When you begin to fly over the Nazca desert, the first things you start seeing is hundreds of criss-crossing, straight lines. As we fly deeper into the desert, wide bands of flattened surface start to appear all over the desert. These bands, stretching over miles, come in a variety of different shapes like rectangles and trapezoids. Cut with accurate straight lines, we can clearly understand that these are not created by nature. Even a layman cannot help but think these are runways or airstrips. Other smaller zoomorphic symbols are strewn around these mysterious Runways and the symbolic link between them is unknown.
Did Nazca people experiment with flying?
This is a very relevant question. Did the Nazca people try to fly? History is filled with people around the world trying to fly. We are not talking about Vimanas of India, as some may claim that this is pure mythology. In the 9th century A.D, Abbas Ibn Fiernas flew by simply using an enclosure made of feathers. In 1010 A.D, Eilmer of Malmesbury created an aircraft and flew for 600 feet, before falling down. Note that the late Nazca period was 550 - 750 A.D, not very far from the first 'documented' flying attempts.
If the Nazca people did experiment with flying, the runways become very relevant. Even assuming they did not have complex design ideas (which is proven wrong here), they could have tried gliders and other primitive flying devices. A glider does not depend on an engine for its flight. If a glider is able to create sufficient momentum on land before launching into air, it can depend solely on wind for flying.
Proof of a glider model:
Interestingly, not far from the Nazca civilization, archaeologists have discovered an ancient aircraft model. Made of gold, you can see how it resembles a modern aircraft. It is aerodynamically designed with symmetric wings, a vertical tail and even a horizontal stabilizer! If we made a bigger, lighter model of this artifact, it could be used a glider. Of course, this is keeping things "primitive", by not adding engines or control systems.
Inclined Runways for flying:
Look at the runway above. What do we see? The runway runs all the way to the top of a mound. The runway is designed perfectly, and smoothed to get rid of rough patches on the desert. Could it be because a glider would be pushed all the way over the top of the mound and let go? In that case, the glider would at least fly for a few minutes. Also, the desert would be a perfect place for flight experiments, as you wont crash into trees, houses or other structures. We have to admit that this is a possibility, as there are no other reasonable explanations for these Nazca bands.If we accept that Nazca people used them for flying experiments, we have to accept that these are in fact, runways.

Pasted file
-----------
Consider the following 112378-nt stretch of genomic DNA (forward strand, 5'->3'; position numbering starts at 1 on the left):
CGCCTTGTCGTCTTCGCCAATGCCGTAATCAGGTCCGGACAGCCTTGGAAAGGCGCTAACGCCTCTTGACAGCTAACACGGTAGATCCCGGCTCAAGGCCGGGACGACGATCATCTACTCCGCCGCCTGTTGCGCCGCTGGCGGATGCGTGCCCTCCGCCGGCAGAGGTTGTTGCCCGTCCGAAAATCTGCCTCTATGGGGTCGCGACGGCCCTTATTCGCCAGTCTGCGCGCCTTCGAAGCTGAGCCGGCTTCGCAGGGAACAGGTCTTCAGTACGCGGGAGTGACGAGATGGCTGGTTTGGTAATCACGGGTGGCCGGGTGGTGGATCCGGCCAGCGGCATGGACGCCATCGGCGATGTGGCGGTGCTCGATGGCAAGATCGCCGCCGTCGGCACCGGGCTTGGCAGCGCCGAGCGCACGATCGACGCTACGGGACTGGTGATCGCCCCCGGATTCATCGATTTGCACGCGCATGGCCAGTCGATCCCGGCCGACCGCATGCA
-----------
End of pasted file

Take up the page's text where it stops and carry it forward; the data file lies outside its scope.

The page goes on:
Runways for Alien Aircraft?
You can almost be certain that these are NOT runways for alien aircrafts. To begin with, if extra terrestrials did land in Nazca, they would have arrived through space which requires advanced flying devices. A mile long runway would not be necessary for an alien aircraft to land. In fact, even our modern day airplanes (for example, Harrier Jump Jet) can be used without runways. Secondly, these runways are carefully created by removing pebbles from the ground, a task that was definitely done by men on ground.
Could the Nazca have been successful at flying?
If the Nazca people were successful at flying even with just gliders, suddenly all the Nazca lines become very relevant. A glider could be pushed off a mountain top which would fly as much as the wind would support them. The Nazca desert is always windy, so they would have even flown for hours! With even 10 minutes of flight, they can cover a vast area and enjoy many of the Nazca figures from above! With hundreds of runways all over the desert, they could view the whole of the Nazca desert.
Let us quickly summarize the evidence that Nazca people could have, in fact flown:
1. Hundreds of smooth, flattened surfaces closely resembling modern runways have been created by men all over the Nazca desert.
2. Golden aircraft like artifacts looking very similar to a modern day glider have been found in South America.
3. Some inclined runways lead up to mountain tops, ideal for engine-less gliding flight.
4. Hundreds of huge Nazca figures have been created, which would make no sense from the ground, but is visible from higher altitudes.
Is it time to agree that the Nazca people did in fact, fly? What do you think?